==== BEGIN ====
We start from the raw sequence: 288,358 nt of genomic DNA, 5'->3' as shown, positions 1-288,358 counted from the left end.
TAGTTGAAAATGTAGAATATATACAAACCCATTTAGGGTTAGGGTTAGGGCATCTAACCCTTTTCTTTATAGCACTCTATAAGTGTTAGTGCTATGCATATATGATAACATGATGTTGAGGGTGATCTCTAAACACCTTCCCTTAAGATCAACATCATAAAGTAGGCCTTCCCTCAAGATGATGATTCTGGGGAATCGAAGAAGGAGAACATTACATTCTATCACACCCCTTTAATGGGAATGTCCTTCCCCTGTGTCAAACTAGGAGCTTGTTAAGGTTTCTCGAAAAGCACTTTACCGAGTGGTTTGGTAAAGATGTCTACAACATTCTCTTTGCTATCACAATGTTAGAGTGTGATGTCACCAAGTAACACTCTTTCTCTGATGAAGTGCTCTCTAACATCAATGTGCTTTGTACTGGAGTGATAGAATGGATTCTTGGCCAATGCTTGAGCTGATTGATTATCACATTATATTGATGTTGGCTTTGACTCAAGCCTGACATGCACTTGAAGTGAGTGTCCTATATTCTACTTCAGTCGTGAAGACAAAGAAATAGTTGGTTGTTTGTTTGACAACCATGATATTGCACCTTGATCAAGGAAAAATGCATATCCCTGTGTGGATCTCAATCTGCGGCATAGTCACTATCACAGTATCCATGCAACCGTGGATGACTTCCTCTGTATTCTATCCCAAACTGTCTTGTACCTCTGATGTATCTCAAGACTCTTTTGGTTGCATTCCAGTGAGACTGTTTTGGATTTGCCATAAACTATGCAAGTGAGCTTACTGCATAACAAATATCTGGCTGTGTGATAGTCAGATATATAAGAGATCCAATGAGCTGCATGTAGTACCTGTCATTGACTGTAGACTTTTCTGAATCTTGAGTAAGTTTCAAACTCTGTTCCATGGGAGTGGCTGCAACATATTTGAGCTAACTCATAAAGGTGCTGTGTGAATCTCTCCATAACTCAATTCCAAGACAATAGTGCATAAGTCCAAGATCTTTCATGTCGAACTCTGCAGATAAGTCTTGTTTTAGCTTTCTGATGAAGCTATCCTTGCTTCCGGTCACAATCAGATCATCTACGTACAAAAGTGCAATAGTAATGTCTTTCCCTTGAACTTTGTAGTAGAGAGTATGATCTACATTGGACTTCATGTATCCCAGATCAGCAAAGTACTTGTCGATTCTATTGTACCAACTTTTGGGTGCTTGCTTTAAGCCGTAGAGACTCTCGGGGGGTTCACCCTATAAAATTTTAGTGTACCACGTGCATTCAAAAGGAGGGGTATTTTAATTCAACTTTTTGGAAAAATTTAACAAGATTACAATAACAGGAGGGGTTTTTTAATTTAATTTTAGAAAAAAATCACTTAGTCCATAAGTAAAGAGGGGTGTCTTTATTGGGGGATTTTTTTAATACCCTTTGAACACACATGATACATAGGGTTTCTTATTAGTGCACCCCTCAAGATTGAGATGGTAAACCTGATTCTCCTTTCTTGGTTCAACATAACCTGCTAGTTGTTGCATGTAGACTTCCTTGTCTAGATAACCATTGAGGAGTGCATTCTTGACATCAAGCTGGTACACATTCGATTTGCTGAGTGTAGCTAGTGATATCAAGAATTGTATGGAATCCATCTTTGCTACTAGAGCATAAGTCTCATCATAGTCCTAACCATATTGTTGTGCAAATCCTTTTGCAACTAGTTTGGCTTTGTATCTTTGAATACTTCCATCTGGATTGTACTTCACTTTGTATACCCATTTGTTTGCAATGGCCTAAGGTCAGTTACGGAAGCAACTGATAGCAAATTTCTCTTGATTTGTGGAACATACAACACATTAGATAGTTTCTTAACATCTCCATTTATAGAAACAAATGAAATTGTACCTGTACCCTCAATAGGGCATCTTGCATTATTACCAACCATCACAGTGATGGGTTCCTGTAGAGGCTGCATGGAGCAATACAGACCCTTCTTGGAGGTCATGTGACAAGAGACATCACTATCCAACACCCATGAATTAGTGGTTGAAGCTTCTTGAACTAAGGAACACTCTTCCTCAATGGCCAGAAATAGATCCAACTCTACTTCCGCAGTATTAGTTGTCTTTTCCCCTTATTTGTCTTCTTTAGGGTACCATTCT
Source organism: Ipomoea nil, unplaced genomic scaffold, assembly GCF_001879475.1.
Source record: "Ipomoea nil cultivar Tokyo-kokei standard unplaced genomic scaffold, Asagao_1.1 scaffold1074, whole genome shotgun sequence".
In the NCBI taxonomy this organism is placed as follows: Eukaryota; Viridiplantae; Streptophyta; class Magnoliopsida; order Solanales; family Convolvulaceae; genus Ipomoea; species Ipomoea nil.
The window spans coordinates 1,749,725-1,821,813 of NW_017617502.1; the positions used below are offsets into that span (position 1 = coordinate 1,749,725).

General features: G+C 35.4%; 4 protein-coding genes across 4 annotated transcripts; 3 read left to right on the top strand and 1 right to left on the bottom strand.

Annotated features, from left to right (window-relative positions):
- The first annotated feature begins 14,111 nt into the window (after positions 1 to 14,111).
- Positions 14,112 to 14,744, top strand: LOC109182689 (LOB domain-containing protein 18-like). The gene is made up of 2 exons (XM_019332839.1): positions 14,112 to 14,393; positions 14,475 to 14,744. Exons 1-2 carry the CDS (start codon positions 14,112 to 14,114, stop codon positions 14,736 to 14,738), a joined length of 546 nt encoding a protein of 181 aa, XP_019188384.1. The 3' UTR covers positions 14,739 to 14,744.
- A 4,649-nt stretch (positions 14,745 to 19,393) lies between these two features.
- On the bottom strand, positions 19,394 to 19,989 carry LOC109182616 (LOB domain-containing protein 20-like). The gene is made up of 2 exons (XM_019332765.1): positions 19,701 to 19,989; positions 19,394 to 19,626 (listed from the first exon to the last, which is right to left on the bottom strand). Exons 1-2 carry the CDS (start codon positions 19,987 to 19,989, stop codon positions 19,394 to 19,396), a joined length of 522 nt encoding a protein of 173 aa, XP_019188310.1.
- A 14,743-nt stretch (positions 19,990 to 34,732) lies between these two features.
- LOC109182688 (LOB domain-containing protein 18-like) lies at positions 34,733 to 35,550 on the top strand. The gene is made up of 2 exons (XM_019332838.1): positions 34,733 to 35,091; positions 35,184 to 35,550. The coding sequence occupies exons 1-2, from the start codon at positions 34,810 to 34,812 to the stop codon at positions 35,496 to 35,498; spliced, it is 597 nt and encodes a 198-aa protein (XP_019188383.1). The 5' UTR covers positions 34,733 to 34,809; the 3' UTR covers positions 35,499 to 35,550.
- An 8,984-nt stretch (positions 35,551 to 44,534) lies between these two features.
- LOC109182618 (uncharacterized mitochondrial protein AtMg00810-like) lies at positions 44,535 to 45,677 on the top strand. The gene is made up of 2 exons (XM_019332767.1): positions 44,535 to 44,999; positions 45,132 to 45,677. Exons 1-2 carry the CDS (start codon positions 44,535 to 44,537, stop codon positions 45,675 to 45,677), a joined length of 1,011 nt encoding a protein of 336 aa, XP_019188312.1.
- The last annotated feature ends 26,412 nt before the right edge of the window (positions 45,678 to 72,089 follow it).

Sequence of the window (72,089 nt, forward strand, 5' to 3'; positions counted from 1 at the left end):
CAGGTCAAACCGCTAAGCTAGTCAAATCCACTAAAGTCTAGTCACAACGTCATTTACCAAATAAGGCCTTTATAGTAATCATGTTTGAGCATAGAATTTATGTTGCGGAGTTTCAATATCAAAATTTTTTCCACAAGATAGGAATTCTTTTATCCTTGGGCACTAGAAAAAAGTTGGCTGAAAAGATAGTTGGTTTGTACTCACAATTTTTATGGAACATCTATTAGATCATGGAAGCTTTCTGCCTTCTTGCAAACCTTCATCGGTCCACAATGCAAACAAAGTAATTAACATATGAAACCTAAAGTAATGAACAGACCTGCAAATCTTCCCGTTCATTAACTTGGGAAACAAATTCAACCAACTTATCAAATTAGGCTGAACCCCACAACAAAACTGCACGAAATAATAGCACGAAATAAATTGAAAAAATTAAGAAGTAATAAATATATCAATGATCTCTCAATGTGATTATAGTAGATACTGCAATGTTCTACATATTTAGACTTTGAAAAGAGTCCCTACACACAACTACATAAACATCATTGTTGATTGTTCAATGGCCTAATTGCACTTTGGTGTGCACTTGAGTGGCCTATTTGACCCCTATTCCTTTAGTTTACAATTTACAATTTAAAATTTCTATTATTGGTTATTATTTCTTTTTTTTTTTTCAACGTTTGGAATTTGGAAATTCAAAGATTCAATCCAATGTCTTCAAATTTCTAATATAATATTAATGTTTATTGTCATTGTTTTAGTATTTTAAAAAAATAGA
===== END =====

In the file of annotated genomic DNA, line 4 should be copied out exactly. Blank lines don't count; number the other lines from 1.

Source record: "Ipomoea nil cultivar Tokyo-kokei standard unplaced genomic scaffold, Asagao_1.1 scaffold1074, whole genome shotgun sequence".